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Higher education options: teaching or research?

May 17,2018 - Last updated at May 17,2018

I have been serving in the academy for a little more than three decades without ever being on top of the subject as to whether academic institutions, particularly in our part of the world, should be research or teaching oriented.

“Both” is not an adequate standpoint in my view. It is so an inadequate a view because it turns this whole issue into a “salad” option, so to speak! The convoluted, longwinded, but unsettled, question remains: should higher education foundations be research or teaching establishments, given all the strenuous, vigorous demands of higher education nowadays?

Different universities and academic institutions employ different criteria and weightings to govern and regulate their promotion requirements. The most common criteria that are often used for this purpose include research and teaching equally as substantiation for promotion. Generally, universities mostly adopt formal equivalence of research and teaching in the criteria for promotion, even though a large number of universities solely require research merits rather than teaching aptitudes or proficiencies. However, formal, common academic practices show, and more so nowadays, that universities recognise research and teaching on equal footage.

While some universities have chosen to accept teaching in academic promotions, intellectual debate continues on whether or not it should be the sole evaluation criterion used as a promotion tool, including, as examples, the justification for teaching, teaching methodology, supervision, student assessment, peer examinations, course content development and improving teaching experiences. However, actual practice has shown that the overall evaluation of teaching in academic promotion outcomes for different rank levels significantly mattered in academic promotion outcomes.

Sharing teaching experiences is particularly important for those who are successful at teaching. A multi-measurement method that scrupulously weighs numerous criteria in evaluating instruction at all academic rank levels, including the professoriate, extensively contributes to its credibility and prevalence in academic promotions. Investigation of authentic evaluations of teaching as a sole criterion and its relation to promotion consequences can assuredly contribute to a common consensus on the great value of evaluating teaching for such academic purposes.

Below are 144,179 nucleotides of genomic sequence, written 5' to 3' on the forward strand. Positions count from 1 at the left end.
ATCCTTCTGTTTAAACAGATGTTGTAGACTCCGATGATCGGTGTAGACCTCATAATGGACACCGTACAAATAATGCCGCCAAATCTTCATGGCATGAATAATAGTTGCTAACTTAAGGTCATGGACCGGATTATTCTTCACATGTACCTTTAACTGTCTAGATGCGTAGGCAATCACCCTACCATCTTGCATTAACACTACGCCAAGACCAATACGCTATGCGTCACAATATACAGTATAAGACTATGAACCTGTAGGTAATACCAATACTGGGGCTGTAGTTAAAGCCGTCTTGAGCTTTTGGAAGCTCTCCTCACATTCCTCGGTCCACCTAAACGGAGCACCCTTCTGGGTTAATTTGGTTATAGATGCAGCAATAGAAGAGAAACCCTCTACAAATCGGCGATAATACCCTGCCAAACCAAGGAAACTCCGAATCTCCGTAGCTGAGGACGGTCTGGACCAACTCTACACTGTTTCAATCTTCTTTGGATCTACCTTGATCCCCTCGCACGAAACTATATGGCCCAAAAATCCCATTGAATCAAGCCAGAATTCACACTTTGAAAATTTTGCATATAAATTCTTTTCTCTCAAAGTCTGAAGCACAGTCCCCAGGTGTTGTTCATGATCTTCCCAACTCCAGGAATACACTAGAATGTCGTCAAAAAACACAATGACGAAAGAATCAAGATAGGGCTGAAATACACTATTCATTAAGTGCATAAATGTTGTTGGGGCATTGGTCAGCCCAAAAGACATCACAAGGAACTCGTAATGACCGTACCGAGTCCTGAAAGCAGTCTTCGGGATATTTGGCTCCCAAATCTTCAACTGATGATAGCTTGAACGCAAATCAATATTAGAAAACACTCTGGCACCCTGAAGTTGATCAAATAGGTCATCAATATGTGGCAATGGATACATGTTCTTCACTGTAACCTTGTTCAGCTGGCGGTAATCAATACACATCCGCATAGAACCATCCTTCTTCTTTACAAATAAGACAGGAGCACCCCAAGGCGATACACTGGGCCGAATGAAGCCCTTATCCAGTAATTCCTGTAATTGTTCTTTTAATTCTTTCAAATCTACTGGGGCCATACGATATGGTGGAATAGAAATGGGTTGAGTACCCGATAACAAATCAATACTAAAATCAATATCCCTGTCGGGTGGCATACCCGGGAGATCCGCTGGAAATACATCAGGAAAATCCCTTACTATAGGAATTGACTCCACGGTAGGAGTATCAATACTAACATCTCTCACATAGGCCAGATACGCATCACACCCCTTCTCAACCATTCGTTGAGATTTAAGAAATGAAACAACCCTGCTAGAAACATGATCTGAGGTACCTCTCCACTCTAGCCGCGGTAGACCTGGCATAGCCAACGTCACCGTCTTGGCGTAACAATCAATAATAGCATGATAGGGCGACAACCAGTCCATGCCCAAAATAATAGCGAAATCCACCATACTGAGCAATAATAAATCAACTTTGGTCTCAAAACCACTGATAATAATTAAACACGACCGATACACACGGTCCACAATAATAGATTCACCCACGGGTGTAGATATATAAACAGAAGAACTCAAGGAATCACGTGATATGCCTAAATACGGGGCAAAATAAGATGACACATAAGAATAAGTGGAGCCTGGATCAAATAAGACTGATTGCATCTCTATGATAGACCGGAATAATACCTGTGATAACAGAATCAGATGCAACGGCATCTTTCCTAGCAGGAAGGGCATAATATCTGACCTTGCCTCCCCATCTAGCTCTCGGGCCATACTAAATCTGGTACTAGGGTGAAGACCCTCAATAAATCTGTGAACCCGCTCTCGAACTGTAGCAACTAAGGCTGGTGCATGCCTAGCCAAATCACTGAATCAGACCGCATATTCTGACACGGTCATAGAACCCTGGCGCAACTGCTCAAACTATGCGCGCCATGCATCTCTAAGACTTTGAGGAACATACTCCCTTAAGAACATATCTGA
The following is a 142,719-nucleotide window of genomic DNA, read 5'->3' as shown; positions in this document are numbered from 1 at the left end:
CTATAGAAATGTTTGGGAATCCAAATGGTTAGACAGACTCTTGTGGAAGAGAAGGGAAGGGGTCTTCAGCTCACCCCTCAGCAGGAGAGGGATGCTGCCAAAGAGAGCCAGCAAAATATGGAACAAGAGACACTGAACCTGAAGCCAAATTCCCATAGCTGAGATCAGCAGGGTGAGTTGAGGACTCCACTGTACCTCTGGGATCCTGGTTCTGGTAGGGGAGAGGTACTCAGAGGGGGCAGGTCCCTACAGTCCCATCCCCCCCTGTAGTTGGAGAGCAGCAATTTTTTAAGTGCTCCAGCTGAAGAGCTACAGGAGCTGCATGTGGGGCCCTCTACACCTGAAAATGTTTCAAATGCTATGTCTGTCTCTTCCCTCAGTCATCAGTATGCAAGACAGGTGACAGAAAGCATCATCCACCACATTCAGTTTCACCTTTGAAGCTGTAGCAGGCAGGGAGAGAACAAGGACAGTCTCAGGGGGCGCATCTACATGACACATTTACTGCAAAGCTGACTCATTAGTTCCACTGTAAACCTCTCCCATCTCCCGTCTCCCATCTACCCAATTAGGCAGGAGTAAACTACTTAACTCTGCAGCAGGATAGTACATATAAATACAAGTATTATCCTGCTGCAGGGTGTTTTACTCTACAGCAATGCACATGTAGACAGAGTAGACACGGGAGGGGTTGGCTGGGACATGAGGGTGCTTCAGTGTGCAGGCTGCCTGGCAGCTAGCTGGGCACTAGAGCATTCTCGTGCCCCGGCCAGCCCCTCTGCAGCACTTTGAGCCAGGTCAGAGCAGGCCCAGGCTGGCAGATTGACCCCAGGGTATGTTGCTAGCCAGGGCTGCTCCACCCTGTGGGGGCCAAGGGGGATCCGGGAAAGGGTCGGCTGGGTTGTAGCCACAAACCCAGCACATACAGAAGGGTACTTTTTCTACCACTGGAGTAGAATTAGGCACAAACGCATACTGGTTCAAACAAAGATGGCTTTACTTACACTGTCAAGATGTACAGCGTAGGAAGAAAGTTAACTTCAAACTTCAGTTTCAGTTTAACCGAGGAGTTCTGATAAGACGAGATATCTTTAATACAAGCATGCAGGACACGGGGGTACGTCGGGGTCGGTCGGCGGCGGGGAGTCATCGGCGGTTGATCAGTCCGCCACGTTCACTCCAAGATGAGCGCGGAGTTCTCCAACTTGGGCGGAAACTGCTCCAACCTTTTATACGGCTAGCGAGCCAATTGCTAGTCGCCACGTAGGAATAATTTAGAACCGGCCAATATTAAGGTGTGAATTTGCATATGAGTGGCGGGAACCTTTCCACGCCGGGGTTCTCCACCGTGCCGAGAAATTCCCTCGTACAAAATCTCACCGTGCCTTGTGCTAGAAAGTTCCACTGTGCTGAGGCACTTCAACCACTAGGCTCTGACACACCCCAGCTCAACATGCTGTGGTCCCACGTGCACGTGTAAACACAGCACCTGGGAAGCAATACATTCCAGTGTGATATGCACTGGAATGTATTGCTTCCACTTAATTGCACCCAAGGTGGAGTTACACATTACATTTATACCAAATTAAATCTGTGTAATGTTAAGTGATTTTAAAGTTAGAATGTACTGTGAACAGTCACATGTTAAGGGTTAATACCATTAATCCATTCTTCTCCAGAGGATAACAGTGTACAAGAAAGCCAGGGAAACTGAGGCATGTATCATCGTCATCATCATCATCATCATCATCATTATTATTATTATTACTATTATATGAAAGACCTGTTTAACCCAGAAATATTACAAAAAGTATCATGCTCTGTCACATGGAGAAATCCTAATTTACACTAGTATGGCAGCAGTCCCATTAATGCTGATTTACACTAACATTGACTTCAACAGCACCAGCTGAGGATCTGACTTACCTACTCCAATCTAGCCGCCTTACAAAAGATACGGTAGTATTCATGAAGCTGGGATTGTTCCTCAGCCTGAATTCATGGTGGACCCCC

Some educational policymakers and university administrators support the integration of research into higher-education teaching to encourage a dialogue that addresses this gap and thus the factors restraining the incorporation of research into higher education teaching. The learning outcomes and strategies in higher-studies programmes offer obtainable options for professors to deal with the integration of research into diverse forms of university teaching.

With the crowded classes and the heavy teaching loads that university faculty have, including full professors, the teaching-oriented option ironically turns out to be no ideal choice for the purpose of advancing the role of a (any) university, unless in-class student numbers and the teaching loads are rigorously controlled to help make higher education teaching healthier and more efficient.

The research option, on the other hand, seems to be a farfetched “luxury’” that we cannot afford given all the financial strain and budget limitations that most universities suffer from. Sound, refined research requires peace of the mind and good money to help create front-line, cutting-edge, super-advanced knowledge. Without these, research can simply be futile! 

At any rate, professors and instructors do not have to adapt their intellectual and philosophical methodologies to the various needs of their students. Educated knowledge of such needs can without doubt suffice to identify students’ strengths and weaknesses, and elucidate dormant prospects to encourage best practices of student learning in the final analysis.

As we consider robust and finer alternatives for the avant-garde university’s place as a dominant player in the global higher education systems, it is about time that we know what our option is: teaching or research?

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